"The principal object of my present excursion to this Country was to get this business set right; which I have so far effected as to induce the Legislature of this State to recind all their former SUSPENDING LAWS and RESOLUTIONS, to agree once more to pay the sum of 30,000 Dollars which was due and make the necessary appropriations for that purpose. I have as yet however obtained but a small part of this payment. The residue is promised me in July next. Thus you see my RECOMPENSE OF REWARD is as the land of Canaan was to the Jews, resting a long while in promise. If the Nations with whom I have to contend are not as numerous as those opposed to the Israelites, they are certainly much greater HEATHENS, having their hearts hardened and their understanding blinded, to make, propagate and believe all manner of lies. Verily, Stebbins, I have had much vexation of spirit in this business. I shall spend forty thousand dollars to obtain thirty, and it will all end in vanity at last. A contract had been made with the State of Tennessee which now hangs SUSPENDED. Two attempts have been made to induce the State of No. Carolina to RECIND their CONTRACT, neither of which have succeeded. Thus you see Brother Steb. Sovreign and Independent States warped by INTEREST will be ROGUES and misled by Demagogues will be FOOLS. They have spent much time, MONEY and CREDIT, to avoid giving me a small compensation, for that which to them is worth millions."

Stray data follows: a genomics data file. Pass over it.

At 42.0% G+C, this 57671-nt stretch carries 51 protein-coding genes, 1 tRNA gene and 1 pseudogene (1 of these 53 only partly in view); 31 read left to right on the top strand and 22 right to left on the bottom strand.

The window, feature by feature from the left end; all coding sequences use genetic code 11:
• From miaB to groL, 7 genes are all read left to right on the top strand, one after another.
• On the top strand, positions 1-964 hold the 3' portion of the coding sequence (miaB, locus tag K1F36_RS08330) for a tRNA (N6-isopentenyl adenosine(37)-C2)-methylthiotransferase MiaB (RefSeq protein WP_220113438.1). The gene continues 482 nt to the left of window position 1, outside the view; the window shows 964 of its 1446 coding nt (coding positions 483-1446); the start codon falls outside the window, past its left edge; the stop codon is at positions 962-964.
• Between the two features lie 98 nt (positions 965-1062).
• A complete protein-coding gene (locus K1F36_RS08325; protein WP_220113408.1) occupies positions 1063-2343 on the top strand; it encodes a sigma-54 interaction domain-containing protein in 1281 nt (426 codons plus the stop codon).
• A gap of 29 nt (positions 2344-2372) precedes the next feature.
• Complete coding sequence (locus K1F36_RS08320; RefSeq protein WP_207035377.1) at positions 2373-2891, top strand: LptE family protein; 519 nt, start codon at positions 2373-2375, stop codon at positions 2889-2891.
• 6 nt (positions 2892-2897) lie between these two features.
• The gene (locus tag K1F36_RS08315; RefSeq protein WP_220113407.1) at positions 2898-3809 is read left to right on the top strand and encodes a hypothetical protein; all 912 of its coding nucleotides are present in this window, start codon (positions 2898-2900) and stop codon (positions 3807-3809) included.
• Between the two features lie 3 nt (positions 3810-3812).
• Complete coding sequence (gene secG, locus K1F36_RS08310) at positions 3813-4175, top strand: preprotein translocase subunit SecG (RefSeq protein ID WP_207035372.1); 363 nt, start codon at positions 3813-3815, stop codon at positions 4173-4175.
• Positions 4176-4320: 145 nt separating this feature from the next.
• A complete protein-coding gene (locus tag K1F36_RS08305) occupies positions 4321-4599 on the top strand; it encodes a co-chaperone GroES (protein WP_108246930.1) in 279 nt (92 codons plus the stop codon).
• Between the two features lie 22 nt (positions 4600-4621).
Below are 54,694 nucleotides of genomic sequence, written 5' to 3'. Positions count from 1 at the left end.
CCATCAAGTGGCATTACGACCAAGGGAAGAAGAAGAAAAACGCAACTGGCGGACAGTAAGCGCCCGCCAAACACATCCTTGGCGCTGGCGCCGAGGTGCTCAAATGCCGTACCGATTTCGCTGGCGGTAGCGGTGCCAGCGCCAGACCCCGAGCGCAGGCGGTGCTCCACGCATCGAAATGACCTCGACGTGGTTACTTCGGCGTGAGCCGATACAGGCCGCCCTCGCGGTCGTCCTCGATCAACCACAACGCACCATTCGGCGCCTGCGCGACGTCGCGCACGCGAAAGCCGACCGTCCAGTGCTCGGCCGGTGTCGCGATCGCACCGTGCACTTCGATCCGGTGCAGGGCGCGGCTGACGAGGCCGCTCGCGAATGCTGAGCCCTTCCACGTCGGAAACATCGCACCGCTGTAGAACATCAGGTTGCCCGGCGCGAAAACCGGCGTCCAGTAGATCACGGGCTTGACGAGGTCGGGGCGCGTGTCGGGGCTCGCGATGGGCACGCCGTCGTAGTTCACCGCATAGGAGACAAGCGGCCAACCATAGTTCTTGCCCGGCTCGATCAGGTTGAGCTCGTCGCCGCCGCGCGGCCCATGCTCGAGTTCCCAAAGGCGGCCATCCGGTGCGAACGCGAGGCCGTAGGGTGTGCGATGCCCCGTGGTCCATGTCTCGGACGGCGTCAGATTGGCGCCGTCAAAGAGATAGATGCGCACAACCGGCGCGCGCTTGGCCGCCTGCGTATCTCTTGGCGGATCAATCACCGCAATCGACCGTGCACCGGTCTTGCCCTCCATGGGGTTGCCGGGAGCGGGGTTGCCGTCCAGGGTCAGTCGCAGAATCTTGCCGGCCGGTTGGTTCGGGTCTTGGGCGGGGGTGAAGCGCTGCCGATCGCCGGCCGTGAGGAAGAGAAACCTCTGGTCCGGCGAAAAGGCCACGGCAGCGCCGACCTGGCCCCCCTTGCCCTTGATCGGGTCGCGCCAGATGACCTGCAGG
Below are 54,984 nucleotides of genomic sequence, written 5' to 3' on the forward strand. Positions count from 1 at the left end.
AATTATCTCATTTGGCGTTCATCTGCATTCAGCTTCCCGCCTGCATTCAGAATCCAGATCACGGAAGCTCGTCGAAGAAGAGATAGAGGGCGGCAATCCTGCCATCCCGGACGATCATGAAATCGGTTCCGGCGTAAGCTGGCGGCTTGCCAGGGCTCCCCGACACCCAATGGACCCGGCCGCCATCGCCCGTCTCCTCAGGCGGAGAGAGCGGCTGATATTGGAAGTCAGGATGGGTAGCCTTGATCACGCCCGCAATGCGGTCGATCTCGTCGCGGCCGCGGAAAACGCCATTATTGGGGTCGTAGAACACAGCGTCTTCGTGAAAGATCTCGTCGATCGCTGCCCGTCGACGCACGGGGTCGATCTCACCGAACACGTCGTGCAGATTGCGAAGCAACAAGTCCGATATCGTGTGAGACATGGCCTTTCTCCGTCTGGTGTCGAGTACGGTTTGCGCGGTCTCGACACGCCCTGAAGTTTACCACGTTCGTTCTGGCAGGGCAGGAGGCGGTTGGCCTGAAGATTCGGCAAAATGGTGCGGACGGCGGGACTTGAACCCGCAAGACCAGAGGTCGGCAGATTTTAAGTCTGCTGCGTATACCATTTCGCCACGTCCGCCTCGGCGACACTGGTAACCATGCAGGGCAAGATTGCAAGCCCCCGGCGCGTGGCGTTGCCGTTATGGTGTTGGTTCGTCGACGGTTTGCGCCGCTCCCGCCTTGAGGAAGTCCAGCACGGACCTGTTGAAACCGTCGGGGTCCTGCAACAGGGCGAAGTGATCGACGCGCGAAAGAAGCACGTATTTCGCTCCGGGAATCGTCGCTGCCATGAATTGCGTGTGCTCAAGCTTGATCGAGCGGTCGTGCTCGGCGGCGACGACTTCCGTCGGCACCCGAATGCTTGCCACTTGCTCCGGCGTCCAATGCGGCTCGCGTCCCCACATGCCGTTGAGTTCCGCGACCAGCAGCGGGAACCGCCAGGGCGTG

Meanwhile North Carolina had agreed to buy the rights for the State on terms that yielded Whitney about thirty thousand dollars, and it is estimated that he received about ten thousand dollars from Tennessee, making his receipts in all about ninety thousand dollars, before deducting costs of litigation and other losses. The cotton gin was not profitable to its inventor. And yet no invention in history ever so suddenly transformed an industry and created enormous wealth. Eight years before Whitney's invention, eight bales of cotton, landed at Liverpool, were seized on the ground that so large a quantity of cotton could not have been produced in the United States. The year before that invention the United States exported less than one hundred and forty thousand pounds of cotton; the year after it, nearly half a million pounds; the next year over a million and a half; a year later still, over six million; by 1800, nearly eighteen million pounds a year. And by 1845 the United States was producing producing seven-eighths of the world's cotton. Today the United States produces six to eight billion pounds of cotton annually, and ninety-nine per cent of this is the upland or green-seed cotton, which is cleaned on the Whitney type of gin and was first made commercially available by Whitney's invention.*